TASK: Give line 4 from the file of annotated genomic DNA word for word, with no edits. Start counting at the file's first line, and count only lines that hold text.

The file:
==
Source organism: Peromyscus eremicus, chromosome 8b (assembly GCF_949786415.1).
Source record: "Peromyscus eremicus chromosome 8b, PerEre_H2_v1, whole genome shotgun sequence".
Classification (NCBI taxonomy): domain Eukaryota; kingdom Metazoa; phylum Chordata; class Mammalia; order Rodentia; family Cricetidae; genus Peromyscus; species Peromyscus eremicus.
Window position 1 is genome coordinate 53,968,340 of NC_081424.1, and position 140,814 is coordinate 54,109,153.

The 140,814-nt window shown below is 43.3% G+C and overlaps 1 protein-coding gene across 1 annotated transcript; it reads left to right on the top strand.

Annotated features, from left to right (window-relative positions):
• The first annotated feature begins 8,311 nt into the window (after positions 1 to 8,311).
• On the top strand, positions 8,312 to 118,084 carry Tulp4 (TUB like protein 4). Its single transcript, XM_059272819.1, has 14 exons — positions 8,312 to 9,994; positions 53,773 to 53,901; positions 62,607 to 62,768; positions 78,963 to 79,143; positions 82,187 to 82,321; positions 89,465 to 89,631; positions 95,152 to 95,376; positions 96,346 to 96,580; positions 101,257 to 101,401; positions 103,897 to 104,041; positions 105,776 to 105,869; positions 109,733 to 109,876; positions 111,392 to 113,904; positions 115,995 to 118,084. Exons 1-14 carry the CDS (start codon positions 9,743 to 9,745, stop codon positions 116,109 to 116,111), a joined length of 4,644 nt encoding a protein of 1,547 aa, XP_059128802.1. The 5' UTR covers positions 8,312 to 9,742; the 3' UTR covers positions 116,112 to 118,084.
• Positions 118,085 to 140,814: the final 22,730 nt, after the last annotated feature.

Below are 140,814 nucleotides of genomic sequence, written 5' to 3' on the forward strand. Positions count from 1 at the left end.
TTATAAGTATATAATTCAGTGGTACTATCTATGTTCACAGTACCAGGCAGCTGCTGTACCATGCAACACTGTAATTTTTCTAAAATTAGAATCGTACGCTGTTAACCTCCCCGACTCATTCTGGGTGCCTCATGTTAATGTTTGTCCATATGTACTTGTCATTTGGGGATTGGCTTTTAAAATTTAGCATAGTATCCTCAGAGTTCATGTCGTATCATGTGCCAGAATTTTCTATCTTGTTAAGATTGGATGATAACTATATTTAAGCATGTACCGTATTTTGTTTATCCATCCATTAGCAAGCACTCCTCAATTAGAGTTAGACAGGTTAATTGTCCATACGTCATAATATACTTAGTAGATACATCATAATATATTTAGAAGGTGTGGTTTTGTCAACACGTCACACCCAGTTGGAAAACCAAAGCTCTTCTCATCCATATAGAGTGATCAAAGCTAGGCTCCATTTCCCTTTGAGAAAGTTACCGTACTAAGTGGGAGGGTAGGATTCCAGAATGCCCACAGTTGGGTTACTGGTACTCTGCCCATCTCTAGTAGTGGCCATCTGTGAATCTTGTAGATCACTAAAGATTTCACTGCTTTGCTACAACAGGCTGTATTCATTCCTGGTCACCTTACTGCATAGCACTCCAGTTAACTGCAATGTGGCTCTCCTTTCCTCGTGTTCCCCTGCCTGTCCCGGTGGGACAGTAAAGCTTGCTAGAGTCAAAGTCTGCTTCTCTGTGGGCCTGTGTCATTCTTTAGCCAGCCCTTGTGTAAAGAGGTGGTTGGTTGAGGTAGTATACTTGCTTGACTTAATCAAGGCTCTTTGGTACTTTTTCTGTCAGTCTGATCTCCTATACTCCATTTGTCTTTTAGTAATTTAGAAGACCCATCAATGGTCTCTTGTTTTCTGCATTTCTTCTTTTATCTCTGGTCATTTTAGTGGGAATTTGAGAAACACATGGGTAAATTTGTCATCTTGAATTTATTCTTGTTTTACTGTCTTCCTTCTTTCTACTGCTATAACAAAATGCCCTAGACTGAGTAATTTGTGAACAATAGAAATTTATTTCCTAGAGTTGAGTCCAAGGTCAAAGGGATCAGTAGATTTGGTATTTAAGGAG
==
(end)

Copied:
Window position 1 is genome coordinate 53,968,340 of NC_081424.1, and position 140,814 is coordinate 54,109,153.